Ross Clark

Is Covid-19 more widespread – and less deadly – than we thought?

Is Covid-19 more widespread – and less deadly – than we thought?
A coronavirus testing facility in Massachusetts (photo: Getty)
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Last week I reported here a Stanford University study which found that infection with SARS-CoV-2 – the virus which causes Covid-19 – could be over 50 times as widespread in one Californian county than official figures suggested.

Now comes yet another piece of evidence suggesting similarly huge under-reporting of cases. Researchers from Massachusetts General Hospital performed antibody tests on 200 random members of the public they found on the streets of Chelsea, near Boston. They discovered that 32 per cent of them had antibodies suggesting they had already been infected with the virus – official figures show that just 2 per cent of the local population had been confirmed to be suffering from the virus.

The usual caveats apply here as with much of coronavirus research at present. It is not a peer-reviewed study. It included only 200 people and the sample cannot be considered representative of the population of Massachusetts, or even Chelsea. The test used has not been approved by the US Food and Drug Administration, although it is considered good enough for the hospital. But it is an indication of what we can perhaps expect to find when we do have the results of large-scale community tests. A lot of evidence is now pointing in the same direction: that Covid-19 has spread far further and more easily than anyone initially imagined, but that it is correspondingly less deadly.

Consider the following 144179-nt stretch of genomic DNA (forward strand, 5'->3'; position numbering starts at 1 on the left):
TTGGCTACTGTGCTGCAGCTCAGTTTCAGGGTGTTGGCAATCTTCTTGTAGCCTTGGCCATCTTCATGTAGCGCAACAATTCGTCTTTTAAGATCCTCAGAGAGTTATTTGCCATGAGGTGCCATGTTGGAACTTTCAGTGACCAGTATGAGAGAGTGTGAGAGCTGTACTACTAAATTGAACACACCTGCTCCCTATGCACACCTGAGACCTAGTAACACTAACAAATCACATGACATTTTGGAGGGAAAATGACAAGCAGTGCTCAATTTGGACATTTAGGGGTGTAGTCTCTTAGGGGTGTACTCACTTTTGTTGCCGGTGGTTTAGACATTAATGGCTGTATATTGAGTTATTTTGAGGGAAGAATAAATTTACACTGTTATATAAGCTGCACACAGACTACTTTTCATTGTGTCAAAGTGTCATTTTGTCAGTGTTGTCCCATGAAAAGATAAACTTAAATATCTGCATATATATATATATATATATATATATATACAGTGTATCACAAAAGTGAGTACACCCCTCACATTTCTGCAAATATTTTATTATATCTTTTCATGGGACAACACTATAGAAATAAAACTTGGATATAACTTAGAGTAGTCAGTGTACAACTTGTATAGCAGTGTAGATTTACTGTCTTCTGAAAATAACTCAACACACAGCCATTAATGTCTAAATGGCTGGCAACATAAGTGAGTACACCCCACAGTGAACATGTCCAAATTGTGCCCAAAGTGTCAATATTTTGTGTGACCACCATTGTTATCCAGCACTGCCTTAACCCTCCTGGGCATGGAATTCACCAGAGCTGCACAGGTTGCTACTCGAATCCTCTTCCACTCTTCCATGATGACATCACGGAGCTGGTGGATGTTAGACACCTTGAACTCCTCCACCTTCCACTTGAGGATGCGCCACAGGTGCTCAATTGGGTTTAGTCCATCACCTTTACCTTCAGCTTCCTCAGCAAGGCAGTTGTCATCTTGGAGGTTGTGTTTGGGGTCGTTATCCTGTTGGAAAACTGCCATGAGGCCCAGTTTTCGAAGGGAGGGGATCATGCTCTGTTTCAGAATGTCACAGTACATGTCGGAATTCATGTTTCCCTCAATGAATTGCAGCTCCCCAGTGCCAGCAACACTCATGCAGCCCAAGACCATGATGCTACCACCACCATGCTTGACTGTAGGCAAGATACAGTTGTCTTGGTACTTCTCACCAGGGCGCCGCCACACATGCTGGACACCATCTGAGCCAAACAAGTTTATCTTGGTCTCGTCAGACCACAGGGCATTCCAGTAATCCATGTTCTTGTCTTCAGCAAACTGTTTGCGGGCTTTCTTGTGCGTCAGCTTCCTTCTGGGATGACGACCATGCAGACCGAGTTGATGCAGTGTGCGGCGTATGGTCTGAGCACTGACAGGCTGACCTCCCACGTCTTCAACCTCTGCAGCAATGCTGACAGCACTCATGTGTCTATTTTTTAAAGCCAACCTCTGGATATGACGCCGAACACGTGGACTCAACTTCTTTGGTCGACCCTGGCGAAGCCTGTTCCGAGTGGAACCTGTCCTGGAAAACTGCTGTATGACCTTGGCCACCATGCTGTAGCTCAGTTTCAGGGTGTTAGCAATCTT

In addition to the Stanford and Massachusetts studies, we also have a study from the German town of Gangelt, where 15 per cent of the population were found to have had the virus. Yesterday, I reported that a forthcoming study into the prevalence of the infection in Stockholm will – according to Sweden’s former chief epidemiologist Johan Giesecke – show an infection rate in the order 10 to 30 per cent.

These all matter because they suggest that Covid-19 is far more prevalent – and correspondingly less deadly – than has been widely assumed. Moreover, they give credence to the government’s original policy – swiftly dropped upon the publication of the Imperial College paper on 16 March – of relying on herd immunity to get us out of the coronavirus crisis. No study has yet indicated that 60 per cent of a country’s population is infected with SARS-Cov-2 – the proportion that chief scientific adviser Sir Patrick Vallance suggested would be required to achieve herd immunity – but they do suggest that some parts of the world might be well on the way.

It ought to be emphasised that still there is something inadequate about this body of evidence – the studies are all quite small – but it underlines just how much we need community antibody tests to inform us of what path to take from here.